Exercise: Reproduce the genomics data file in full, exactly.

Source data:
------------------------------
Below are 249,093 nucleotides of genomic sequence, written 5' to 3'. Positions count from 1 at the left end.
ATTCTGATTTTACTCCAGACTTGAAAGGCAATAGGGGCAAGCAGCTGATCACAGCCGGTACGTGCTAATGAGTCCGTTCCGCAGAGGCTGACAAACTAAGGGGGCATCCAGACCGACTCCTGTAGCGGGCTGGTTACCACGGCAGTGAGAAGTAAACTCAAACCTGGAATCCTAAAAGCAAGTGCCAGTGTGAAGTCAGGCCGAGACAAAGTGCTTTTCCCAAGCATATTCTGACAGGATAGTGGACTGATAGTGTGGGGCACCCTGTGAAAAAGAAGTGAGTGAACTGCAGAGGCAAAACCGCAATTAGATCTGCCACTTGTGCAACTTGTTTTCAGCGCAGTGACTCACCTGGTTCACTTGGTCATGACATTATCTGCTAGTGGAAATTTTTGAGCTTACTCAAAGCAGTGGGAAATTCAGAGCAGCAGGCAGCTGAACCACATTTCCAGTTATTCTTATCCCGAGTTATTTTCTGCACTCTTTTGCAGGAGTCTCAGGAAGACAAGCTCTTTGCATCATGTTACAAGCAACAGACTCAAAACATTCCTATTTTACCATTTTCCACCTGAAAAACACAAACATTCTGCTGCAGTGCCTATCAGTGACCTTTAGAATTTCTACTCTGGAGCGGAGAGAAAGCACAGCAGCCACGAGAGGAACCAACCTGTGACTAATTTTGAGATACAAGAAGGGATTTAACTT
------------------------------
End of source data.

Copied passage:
Below are 249,093 nucleotides of genomic sequence, written 5' to 3'. Positions count from 1 at the left end.
ATTCTGATTTTACTCCAGACTTGAAAGGCAATAGGGGCAAGCAGCTGATCACAGCCGGTACGTGCTAATGAGTCCGTTCCGCAGAGGCTGACAAACTAAGGGGGCATCCAGACCGACTCCTGTAGCGGGCTGGTTACCACGGCAGTGAGAAGTAAACTCAAACCTGGAATCCTAAAAGCAAGTGCCAGTGTGAAGTCAGGCCGAGACAAAGTGCTTTTCCCAAGCATATTCTGACAGGATAGTGGACTGATAGTGTGGGGCACCCTGTGAAAAAGAAGTGAGTGAACTGCAGAGGCAAAACCGCAATTAGATCTGCCACTTGTGCAACTTGTTTTCAGCGCAGTGACTCACCTGGTTCACTTGGTCATGACATTATCTGCTAGTGGAAATTTTTGAGCTTACTCAAAGCAGTGGGAAATTCAGAGCAGCAGGCAGCTGAACCACATTTCCAGTTATTCTTATCCCGAGTTATTTTCTGCACTCTTTTGCAGGAGTCTCAGGAAGACAAGCTCTTTGCATCATGTTACAAGCAACAGACTCAAAACATTCCTATTTTACCATTTTCCACCTGAAAAACACAAACATTCTGCTGCAGTGCCTATCAGTGACCTTTAGAATTTCTACTCTGGAGCGGAGAGAAAGCACAGCAGCCACGAGAGGAACCAACCTGTGACTAATTTTGAGATACAAGAAGGGATTTAACTT